"Ah! that shows it wasn't."
"No, it doesn't."
"Yes, it does." Etc., etc., etc.
The direction of their daily walks was a fruitful subject of difference of opinion.
"Let's go on the Common to-day, nurse?"
"Oh, don't let's go there; we're always going on the Common."
"I'm sure we're not. We've not been there for ever so long."
"Oh, what a story! We were there on Wednesday. Let's go down Gipsey Lane. We never go down Gipsey Lane."
"Why, we're always going down Gipsey Lane. And there's nothing to see there."
"I don't care. I won't go on the Common, and I shall go and get papa to say we're to go down Gipsey Lane. I can run faster than you."
"That's very sneaking; but I don't care."
"Papa! papa! Polly's called me a sneak."
"No, I didn't, papa."
"No, I didn't. I only said it was sneaking of you to say you'd run faster than me, and get papa to say we were to go down Gipsey Lane."
"Then you did call him sneaking," said Mr. Skratdj. "And you're a very naughty, ill-mannered little girl. You're getting very troublesome, Polly, and I shall have to send you to school, where you'll be kept in order. Go where your brother wishes at once."
For Polly and her brother had reached an age when it was convenient, if possible, to throw the blame of all nursery differences on Polly.
In families where domestic discipline is rather fractious than firm, there comes a stage when the girls almost invariably go to the wall, because they will stand snubbing, and the boys will not. Domestic authority, like some other powers, is apt to be magnified on the weaker class.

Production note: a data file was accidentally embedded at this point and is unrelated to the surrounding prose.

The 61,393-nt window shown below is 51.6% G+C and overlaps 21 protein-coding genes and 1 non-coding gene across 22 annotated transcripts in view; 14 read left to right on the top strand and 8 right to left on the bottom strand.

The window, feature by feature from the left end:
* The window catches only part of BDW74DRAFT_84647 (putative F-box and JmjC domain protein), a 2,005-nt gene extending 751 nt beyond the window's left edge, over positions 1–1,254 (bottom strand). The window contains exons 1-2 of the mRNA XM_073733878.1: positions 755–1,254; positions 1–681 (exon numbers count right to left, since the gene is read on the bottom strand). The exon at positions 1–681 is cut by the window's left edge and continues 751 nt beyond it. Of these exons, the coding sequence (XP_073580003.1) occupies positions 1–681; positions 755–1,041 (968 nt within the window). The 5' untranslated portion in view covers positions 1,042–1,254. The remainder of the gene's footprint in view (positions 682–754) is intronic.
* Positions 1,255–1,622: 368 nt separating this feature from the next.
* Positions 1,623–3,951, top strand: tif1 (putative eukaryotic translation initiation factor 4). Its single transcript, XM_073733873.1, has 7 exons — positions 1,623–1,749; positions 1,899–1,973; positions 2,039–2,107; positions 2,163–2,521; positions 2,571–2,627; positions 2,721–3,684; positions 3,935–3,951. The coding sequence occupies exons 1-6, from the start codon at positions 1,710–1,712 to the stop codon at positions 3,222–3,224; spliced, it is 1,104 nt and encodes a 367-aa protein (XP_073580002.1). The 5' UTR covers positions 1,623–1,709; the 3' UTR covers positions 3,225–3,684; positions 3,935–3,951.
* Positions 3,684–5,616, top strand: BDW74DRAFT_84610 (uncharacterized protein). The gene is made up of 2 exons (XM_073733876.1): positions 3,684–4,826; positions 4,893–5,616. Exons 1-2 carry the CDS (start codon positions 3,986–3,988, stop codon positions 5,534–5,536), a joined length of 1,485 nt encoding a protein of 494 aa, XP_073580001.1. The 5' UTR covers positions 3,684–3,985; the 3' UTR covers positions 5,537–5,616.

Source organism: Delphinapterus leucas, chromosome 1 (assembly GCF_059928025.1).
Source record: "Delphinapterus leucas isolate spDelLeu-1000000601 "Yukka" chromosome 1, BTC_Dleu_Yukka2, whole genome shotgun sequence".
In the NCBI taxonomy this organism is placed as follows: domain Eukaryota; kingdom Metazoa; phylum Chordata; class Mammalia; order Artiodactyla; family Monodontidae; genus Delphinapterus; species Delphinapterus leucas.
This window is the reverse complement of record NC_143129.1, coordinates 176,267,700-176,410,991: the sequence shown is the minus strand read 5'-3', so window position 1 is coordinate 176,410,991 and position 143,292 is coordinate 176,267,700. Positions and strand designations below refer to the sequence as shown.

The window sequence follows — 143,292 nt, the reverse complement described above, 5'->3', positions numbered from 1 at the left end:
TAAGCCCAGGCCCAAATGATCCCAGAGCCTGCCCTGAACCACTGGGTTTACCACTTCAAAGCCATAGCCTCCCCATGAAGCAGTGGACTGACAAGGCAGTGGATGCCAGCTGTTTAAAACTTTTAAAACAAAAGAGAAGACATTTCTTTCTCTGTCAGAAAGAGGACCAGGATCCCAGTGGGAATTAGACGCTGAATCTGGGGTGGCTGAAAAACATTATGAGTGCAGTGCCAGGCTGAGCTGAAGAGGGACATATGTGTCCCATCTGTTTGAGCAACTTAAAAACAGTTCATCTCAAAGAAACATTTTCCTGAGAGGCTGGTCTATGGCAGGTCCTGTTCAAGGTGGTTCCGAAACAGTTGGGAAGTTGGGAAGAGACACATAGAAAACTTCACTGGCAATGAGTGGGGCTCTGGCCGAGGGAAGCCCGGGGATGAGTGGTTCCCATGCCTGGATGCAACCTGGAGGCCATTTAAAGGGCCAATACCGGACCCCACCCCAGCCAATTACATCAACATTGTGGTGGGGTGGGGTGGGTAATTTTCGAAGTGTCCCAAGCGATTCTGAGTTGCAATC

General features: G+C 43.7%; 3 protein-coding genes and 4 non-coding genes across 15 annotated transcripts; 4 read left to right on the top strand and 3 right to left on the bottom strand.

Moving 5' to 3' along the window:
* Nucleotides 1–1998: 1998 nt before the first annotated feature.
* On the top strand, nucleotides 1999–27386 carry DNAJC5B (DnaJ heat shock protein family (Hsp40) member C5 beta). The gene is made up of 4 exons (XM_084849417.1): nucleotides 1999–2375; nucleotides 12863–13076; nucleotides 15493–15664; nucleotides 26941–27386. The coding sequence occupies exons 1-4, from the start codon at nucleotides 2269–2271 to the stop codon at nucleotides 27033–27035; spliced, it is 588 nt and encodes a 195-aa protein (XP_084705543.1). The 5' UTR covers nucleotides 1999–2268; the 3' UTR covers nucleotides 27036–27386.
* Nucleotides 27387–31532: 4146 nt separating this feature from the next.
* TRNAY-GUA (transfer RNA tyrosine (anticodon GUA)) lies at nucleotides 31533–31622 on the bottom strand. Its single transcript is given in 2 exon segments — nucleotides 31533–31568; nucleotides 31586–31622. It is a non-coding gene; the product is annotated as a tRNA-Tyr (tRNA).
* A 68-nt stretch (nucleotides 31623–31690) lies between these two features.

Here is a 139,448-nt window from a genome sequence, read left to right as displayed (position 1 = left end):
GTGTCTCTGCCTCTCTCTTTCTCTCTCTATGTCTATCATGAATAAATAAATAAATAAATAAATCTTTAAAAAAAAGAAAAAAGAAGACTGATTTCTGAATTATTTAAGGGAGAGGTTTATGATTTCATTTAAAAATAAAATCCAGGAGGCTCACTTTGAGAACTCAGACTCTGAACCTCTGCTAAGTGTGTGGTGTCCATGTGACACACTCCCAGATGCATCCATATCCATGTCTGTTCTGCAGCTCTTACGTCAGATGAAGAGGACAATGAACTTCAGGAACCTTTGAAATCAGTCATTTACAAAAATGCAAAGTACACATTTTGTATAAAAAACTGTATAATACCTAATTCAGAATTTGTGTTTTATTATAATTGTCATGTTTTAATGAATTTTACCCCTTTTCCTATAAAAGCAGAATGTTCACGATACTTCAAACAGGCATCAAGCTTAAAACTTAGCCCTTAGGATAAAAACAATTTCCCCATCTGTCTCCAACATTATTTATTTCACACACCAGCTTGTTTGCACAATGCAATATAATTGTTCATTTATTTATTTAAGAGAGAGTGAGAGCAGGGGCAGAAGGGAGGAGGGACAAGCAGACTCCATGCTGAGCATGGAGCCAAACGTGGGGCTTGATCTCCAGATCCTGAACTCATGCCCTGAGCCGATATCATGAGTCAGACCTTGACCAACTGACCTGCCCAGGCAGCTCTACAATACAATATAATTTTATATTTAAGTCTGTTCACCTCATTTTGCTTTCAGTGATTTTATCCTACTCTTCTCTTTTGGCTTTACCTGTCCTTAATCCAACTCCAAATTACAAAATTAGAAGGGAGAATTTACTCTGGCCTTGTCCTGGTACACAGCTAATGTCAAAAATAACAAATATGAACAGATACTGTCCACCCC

But Mr. Skratdj would not always listen even to Harry.
"If you don't give it me back directly, I'll tell about your eating the two magnum-bonums in the kitchen garden on Sunday," said Master Harry, on one occasion.
Your tongue shall be slit, And every dog in the town shall have a little bit,'"
quoted his sister.
"Ah! You've called me a telltale. Now I'll go and tell papa. You got into a fine scrape for calling me names the other day."
"Go, then! I don't care."
"You wouldn't like me to go, I know."
"You daren't. That's what it is."
"Then why don't you?"
"Oh, I am going; but you'll see what will be the end of it."
Polly, however, had her own reasons for remaining stolid, and Harry started. But when he reached the landing he paused. Mr. Skratdj had especially announced that morning that he did not wish to be disturbed, and though he was a favorite, Harry had no desire to invade the dining-room at this crisis. So he returned to the nursery, and said, with a magnanimous air, "I don't want to get you into a scrape, Polly. If you'll beg my pardon I won't go."
"I'm sure I sha'n't," said Polly, who was equally well informed as to the position of affairs at headquarters. "Go, if you dare."
"I won't if you want me not," said Harry, discreetly waiving the question of apologies.
"But I'd rather you went," said the obdurate Polly. "You're always telling tales. Go and tell now, if you're not afraid."
So Harry went. But at the bottom of the stairs he lingered again, and was meditating how to return with most credit to his dignity, when Polly's face appeared through the banisters, and Polly's sharp tongue goaded him on.
"Ah! I see you. You're stopping. You daren't go."
"I dare," said Harry; and at last he went.
As he turned the handle of the door, Mr. Skratdj turned round.
"Please, papa--" Harry began.
"Get away with you!" cried Mr. Skratdj. "Didn't I tell you I was not to be disturbed this morning? What an extraor--"
But Harry had shut the door, and withdrawn precipitately.
Once outside, he returned to the nursery with dignified steps, and an air of apparent satisfaction, saying:
"You're to give me the bricks, please."
"Who says so?"
"Why, who should say so? Where have I been, pray?"
"I don't know, and I don't care."
"I've been to papa. There!"
"Did he say I was to give up the bricks?"
"I've told you."
"No, you've not."
"I sha'n't tell you any more."